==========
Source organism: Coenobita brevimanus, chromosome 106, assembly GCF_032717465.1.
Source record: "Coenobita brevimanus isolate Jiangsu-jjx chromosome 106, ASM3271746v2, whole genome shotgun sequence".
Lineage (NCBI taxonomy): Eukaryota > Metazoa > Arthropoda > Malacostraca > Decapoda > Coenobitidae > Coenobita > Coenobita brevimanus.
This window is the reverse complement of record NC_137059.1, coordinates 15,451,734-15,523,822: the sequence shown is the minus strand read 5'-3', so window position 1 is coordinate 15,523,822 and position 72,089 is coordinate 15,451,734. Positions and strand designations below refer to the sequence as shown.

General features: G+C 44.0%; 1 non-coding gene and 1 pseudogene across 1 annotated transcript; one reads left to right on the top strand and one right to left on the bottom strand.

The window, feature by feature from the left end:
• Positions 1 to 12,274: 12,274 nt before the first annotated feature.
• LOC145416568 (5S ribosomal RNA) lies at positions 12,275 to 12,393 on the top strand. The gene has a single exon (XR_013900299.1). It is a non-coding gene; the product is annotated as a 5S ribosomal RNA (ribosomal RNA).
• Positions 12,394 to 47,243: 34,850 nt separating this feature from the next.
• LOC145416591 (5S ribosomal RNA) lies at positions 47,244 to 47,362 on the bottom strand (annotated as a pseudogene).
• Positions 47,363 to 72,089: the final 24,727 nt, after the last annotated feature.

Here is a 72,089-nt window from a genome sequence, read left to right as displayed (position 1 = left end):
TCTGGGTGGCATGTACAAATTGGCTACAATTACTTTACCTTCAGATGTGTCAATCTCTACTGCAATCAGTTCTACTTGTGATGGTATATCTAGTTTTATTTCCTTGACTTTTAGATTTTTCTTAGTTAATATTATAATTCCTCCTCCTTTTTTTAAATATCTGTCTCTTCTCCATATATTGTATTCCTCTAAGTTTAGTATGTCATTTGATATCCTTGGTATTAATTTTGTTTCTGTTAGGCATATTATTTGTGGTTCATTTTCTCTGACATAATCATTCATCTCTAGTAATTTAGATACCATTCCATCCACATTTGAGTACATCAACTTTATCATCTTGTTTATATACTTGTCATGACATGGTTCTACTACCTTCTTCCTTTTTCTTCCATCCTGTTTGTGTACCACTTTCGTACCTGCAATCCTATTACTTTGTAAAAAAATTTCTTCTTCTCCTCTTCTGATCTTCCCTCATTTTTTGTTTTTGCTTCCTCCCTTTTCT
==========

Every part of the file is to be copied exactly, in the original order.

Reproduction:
Source organism: Coenobita brevimanus, chromosome 106, assembly GCF_032717465.1.
Source record: "Coenobita brevimanus isolate Jiangsu-jjx chromosome 106, ASM3271746v2, whole genome shotgun sequence".
Lineage (NCBI taxonomy): Eukaryota > Metazoa > Arthropoda > Malacostraca > Decapoda > Coenobitidae > Coenobita > Coenobita brevimanus.
This window is the reverse complement of record NC_137059.1, coordinates 15,451,734-15,523,822: the sequence shown is the minus strand read 5'-3', so window position 1 is coordinate 15,523,822 and position 72,089 is coordinate 15,451,734. Positions and strand designations below refer to the sequence as shown.

General features: G+C 44.0%; 1 non-coding gene and 1 pseudogene across 1 annotated transcript; one reads left to right on the top strand and one right to left on the bottom strand.

The window, feature by feature from the left end:
• Positions 1 to 12,274: 12,274 nt before the first annotated feature.
• LOC145416568 (5S ribosomal RNA) lies at positions 12,275 to 12,393 on the top strand. The gene has a single exon (XR_013900299.1). It is a non-coding gene; the product is annotated as a 5S ribosomal RNA (ribosomal RNA).
• Positions 12,394 to 47,243: 34,850 nt separating this feature from the next.
• LOC145416591 (5S ribosomal RNA) lies at positions 47,244 to 47,362 on the bottom strand (annotated as a pseudogene).
• Positions 47,363 to 72,089: the final 24,727 nt, after the last annotated feature.

Here is a 72,089-nt window from a genome sequence, read left to right as displayed (position 1 = left end):
TCTGGGTGGCATGTACAAATTGGCTACAATTACTTTACCTTCAGATGTGTCAATCTCTACTGCAATCAGTTCTACTTGTGATGGTATATCTAGTTTTATTTCCTTGACTTTTAGATTTTTCTTAGTTAATATTATAATTCCTCCTCCTTTTTTTAAATATCTGTCTCTTCTCCATATATTGTATTCCTCTAAGTTTAGTATGTCATTTGATATCCTTGGTATTAATTTTGTTTCTGTTAGGCATATTATTTGTGGTTCATTTTCTCTGACATAATCATTCATCTCTAGTAATTTAGATACCATTCCATCCACATTTGAGTACATCAACTTTATCATCTTGTTTATATACTTGTCATGACATGGTTCTACTACCTTCTTCCTTTTTCTTCCATCCTGTTTGTGTACCACTTTCGTACCTGCAATCCTATTACTTTGTAAAAAAATTTCTTCTTCTCCTCTTCTGATCTTCCCTCATTTTTTGTTTTTGCTTCCTCCCTTTTCT